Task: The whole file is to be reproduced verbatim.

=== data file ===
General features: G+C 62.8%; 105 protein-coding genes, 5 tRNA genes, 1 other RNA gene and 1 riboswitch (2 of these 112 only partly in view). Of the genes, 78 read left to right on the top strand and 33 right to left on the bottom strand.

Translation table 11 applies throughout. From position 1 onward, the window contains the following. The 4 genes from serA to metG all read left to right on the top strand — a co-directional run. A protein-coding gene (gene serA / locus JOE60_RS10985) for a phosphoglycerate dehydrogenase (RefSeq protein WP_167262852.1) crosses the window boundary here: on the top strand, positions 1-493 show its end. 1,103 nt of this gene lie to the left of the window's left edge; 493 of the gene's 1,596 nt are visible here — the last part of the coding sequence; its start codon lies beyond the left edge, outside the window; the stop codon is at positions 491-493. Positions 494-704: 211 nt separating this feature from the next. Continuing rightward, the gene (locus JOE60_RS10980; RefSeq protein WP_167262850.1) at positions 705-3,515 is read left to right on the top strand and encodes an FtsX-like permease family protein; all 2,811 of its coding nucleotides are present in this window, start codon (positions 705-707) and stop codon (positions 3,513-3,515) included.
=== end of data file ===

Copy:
General features: G+C 62.8%; 105 protein-coding genes, 5 tRNA genes, 1 other RNA gene and 1 riboswitch (2 of these 112 only partly in view). Of the genes, 78 read left to right on the top strand and 33 right to left on the bottom strand.

Translation table 11 applies throughout. From position 1 onward, the window contains the following. The 4 genes from serA to metG all read left to right on the top strand — a co-directional run. A protein-coding gene (gene serA / locus JOE60_RS10985) for a phosphoglycerate dehydrogenase (RefSeq protein WP_167262852.1) crosses the window boundary here: on the top strand, positions 1-493 show its end. 1,103 nt of this gene lie to the left of the window's left edge; 493 of the gene's 1,596 nt are visible here — the last part of the coding sequence; its start codon lies beyond the left edge, outside the window; the stop codon is at positions 491-493. Positions 494-704: 211 nt separating this feature from the next. Continuing rightward, the gene (locus JOE60_RS10980; RefSeq protein WP_167262850.1) at positions 705-3,515 is read left to right on the top strand and encodes an FtsX-like permease family protein; all 2,811 of its coding nucleotides are present in this window, start codon (positions 705-707) and stop codon (positions 3,513-3,515) included.